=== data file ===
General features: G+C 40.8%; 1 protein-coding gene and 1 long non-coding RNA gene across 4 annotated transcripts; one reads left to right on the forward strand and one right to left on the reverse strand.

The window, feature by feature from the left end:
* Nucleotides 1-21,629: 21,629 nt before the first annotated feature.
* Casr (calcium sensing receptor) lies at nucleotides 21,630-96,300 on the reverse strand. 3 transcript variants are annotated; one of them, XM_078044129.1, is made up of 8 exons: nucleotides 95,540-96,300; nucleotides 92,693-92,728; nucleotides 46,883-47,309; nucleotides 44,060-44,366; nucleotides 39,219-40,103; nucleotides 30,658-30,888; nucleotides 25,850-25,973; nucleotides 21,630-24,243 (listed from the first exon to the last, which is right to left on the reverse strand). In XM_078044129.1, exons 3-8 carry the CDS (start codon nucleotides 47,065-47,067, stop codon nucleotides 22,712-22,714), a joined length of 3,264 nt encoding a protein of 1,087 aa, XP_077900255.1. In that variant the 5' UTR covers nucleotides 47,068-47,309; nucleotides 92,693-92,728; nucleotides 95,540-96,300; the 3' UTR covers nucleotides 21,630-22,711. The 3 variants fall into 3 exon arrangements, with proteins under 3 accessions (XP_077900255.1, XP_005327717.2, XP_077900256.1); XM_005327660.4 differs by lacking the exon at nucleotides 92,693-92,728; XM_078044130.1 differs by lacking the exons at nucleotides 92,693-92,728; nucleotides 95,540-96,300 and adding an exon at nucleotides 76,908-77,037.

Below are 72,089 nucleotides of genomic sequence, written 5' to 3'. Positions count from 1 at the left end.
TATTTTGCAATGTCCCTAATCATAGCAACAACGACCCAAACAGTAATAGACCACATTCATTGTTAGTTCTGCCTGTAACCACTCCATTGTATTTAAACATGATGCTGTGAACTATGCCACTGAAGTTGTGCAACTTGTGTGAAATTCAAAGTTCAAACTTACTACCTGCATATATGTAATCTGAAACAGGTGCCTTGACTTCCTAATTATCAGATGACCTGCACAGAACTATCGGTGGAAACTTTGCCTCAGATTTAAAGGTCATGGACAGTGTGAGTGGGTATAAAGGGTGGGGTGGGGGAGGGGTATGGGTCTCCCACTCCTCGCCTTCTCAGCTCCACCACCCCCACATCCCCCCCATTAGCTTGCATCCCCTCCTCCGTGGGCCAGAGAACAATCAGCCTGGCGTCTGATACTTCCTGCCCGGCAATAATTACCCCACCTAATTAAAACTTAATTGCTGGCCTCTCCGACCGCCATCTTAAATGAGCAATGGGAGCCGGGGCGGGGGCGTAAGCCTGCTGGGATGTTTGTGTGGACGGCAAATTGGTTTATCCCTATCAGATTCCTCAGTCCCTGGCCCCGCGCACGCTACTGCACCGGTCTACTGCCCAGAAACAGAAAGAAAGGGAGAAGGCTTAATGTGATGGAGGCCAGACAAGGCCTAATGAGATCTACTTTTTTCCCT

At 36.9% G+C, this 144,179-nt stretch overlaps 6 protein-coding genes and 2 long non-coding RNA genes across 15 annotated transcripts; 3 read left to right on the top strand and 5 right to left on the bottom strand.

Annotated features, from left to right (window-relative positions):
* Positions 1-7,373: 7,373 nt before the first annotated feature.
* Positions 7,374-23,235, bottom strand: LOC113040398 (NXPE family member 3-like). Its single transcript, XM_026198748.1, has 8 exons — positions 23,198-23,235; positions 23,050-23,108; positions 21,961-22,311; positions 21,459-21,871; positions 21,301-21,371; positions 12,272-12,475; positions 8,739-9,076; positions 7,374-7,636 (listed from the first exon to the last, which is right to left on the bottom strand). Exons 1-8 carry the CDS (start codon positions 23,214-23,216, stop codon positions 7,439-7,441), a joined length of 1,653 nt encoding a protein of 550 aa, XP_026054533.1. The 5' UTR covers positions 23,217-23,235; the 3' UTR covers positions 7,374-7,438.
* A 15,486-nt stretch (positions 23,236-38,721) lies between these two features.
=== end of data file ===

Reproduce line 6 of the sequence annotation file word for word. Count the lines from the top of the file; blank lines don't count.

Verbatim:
TATTTTGCAATGTCCCTAATCATAGCAACAACGACCCAAACAGTAATAGACCACATTCATTGTTAGTTCTGCCTGTAACCACTCCATTGTATTTAAACATGATGCTGTGAACTATGCCACTGAAGTTGTGCAACTTGTGTGAAATTCAAAGTTCAAACTTACTACCTGCATATATGTAATCTGAAACAGGTGCCTTGACTTCCTAATTATCAGATGACCTGCACAGAACTATCGGTGGAAACTTTGCCTCAGATTTAAAGGTCATGGACAGTGTGAGTGGGTATAAAGGGTGGGGTGGGGGAGGGGTATGGGTCTCCCACTCCTCGCCTTCTCAGCTCCACCACCCCCACATCCCCCCCATTAGCTTGCATCCCCTCCTCCGTGGGCCAGAGAACAATCAGCCTGGCGTCTGATACTTCCTGCCCGGCAATAATTACCCCACCTAATTAAAACTTAATTGCTGGCCTCTCCGACCGCCATCTTAAATGAGCAATGGGAGCCGGGGCGGGGGCGTAAGCCTGCTGGGATGTTTGTGTGGACGGCAAATTGGTTTATCCCTATCAGATTCCTCAGTCCCTGGCCCCGCGCACGCTACTGCACCGGTCTACTGCCCAGAAACAGAAAGAAAGGGAGAAGGCTTAATGTGATGGAGGCCAGACAAGGCCTAATGAGATCTACTTTTTTCCCT